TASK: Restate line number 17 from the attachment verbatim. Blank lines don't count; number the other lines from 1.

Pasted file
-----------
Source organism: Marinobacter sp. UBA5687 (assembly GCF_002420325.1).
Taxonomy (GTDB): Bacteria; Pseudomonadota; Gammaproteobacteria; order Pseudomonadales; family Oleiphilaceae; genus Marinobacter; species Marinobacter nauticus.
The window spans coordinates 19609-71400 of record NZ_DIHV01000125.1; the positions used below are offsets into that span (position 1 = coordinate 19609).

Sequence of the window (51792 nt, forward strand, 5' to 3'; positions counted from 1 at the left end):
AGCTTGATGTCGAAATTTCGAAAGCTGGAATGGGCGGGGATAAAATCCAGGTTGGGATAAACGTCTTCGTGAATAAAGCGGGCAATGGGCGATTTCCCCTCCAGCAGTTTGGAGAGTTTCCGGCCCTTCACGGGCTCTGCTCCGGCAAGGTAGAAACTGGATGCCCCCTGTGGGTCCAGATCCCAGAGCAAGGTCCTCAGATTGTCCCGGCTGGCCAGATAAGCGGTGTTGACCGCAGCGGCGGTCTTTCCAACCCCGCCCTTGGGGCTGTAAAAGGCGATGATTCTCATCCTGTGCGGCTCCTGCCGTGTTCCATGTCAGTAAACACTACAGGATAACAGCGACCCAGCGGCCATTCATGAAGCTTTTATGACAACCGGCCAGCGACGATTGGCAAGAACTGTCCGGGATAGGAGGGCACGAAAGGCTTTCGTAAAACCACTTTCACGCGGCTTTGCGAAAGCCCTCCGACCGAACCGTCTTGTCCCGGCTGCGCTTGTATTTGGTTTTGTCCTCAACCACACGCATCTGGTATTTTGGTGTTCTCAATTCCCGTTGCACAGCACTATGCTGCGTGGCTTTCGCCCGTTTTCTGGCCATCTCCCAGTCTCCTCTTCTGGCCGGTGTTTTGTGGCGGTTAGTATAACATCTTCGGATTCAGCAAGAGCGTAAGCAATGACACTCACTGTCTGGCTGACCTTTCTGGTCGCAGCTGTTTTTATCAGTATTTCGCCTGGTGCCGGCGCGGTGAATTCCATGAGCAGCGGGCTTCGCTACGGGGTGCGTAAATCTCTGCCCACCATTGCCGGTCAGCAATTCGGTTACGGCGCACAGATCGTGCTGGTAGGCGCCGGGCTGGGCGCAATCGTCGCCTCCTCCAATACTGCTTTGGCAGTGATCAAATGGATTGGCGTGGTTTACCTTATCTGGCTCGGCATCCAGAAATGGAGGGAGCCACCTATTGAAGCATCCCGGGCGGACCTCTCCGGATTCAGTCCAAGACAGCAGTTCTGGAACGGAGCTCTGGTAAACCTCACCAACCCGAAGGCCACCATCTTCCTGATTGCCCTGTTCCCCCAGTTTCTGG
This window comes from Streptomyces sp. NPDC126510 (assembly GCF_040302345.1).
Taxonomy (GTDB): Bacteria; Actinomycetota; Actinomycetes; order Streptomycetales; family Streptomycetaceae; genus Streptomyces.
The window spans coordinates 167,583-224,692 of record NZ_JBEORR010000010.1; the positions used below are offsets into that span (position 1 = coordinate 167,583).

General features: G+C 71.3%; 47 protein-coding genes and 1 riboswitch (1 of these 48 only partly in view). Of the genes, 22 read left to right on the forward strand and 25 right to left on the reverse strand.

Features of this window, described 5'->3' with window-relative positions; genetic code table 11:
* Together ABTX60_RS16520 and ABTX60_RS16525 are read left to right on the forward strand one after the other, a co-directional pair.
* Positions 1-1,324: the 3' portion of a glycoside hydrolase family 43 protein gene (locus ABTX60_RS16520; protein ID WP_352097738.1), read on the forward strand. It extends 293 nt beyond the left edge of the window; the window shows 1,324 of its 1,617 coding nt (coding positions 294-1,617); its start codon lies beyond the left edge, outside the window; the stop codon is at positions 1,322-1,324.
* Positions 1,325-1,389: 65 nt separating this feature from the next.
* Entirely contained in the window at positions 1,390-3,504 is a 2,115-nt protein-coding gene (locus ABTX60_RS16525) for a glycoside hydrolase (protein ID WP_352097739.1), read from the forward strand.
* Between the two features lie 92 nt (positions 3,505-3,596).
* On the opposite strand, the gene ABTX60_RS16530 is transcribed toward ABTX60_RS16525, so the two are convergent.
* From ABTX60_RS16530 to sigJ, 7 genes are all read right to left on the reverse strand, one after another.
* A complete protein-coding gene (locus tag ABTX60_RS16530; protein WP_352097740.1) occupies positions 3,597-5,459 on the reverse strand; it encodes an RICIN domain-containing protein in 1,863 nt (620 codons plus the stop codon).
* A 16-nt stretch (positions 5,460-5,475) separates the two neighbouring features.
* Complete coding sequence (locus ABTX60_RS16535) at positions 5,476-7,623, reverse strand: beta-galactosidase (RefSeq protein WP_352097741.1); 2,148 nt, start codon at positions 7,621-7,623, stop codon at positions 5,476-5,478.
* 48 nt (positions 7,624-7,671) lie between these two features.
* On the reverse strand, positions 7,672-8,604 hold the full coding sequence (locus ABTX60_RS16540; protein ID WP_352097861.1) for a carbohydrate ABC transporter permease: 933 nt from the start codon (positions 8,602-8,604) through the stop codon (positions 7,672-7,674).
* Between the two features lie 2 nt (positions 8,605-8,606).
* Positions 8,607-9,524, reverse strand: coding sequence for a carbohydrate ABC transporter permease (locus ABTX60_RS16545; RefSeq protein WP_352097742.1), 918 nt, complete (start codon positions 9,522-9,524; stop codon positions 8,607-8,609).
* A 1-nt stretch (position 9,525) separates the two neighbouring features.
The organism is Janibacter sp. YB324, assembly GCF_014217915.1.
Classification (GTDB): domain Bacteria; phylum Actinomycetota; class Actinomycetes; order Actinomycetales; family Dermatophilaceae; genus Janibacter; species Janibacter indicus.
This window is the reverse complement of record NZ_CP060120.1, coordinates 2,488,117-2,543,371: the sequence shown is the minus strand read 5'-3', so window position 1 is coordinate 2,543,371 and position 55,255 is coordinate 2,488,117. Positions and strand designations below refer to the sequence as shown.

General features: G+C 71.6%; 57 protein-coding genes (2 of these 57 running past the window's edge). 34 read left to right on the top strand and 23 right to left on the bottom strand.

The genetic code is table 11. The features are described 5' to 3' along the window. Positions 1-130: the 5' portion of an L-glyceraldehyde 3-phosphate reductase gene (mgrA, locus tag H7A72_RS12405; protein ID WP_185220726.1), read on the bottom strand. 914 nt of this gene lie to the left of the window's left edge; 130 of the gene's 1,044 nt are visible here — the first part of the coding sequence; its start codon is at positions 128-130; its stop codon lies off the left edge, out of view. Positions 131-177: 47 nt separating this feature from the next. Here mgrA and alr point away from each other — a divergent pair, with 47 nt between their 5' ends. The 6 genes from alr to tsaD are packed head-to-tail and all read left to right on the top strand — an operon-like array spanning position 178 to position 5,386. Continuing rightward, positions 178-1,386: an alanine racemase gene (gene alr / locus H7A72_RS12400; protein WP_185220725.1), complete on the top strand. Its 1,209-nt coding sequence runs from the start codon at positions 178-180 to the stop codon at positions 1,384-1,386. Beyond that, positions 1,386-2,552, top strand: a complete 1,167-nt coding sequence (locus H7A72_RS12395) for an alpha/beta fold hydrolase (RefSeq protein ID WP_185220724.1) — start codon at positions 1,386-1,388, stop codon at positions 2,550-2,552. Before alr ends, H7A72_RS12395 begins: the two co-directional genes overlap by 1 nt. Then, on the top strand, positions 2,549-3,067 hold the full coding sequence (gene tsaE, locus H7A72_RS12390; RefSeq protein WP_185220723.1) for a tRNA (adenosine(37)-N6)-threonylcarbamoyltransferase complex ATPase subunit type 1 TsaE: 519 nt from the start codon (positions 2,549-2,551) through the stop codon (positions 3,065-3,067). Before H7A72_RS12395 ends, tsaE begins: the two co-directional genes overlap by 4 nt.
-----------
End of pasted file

* From ABTX60_RS16530 to sigJ, 7 genes are all read right to left on the reverse strand, one after another.